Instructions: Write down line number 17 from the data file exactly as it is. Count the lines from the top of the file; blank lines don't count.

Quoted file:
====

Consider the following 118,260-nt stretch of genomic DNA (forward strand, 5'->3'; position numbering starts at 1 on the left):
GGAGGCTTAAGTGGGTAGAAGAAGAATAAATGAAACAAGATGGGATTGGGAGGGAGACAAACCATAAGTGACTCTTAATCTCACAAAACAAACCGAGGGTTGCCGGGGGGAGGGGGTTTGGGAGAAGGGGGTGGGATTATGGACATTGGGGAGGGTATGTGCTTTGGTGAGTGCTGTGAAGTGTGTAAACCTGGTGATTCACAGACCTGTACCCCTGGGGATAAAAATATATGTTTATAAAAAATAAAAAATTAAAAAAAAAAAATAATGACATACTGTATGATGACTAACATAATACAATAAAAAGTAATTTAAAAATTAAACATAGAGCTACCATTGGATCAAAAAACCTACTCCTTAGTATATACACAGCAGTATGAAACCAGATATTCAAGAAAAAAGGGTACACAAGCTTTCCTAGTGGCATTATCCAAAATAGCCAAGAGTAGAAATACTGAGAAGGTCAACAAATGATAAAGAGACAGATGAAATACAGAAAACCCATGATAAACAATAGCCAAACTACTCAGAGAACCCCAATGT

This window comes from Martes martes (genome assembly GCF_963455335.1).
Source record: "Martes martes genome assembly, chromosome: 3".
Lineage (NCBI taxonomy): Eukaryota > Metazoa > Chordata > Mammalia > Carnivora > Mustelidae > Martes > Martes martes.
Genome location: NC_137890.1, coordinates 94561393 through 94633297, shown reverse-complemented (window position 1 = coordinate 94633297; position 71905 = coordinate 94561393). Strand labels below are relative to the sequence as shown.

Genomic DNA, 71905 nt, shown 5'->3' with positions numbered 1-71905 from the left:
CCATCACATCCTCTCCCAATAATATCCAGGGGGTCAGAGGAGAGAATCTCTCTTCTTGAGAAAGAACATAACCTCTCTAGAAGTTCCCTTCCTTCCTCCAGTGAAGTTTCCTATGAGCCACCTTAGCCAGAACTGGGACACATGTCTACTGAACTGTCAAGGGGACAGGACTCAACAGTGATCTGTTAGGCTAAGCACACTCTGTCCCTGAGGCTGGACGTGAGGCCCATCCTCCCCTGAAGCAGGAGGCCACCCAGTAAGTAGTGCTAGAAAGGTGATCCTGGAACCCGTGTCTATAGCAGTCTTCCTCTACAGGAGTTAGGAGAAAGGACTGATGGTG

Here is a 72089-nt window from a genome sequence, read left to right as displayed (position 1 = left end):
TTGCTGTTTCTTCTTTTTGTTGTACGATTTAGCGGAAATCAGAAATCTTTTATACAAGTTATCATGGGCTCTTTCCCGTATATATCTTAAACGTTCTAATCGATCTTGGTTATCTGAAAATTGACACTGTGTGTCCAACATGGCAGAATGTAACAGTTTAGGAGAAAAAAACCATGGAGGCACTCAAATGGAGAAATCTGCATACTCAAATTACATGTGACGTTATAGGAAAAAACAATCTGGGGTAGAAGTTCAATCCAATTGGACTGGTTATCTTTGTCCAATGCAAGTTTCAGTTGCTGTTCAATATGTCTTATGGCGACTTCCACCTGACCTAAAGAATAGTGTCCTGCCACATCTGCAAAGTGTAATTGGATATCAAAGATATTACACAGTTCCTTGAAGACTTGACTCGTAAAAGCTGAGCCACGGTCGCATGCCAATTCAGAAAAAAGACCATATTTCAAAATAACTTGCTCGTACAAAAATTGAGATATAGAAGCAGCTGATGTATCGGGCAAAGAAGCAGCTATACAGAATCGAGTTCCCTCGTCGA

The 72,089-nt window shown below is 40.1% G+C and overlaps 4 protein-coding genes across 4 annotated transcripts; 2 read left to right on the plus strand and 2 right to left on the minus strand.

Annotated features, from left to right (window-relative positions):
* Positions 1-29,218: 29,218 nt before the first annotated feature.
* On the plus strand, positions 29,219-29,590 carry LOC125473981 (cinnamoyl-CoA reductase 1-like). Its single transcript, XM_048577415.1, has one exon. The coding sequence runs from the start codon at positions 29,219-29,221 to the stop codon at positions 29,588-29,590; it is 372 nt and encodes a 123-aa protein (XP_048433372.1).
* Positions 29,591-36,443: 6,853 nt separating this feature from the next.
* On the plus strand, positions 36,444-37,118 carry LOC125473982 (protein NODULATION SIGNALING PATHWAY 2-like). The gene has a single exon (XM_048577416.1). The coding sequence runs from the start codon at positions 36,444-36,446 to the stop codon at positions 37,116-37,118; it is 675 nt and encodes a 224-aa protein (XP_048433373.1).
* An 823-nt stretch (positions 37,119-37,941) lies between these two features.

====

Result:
* An 823-nt stretch (positions 37,119-37,941) lies between these two features.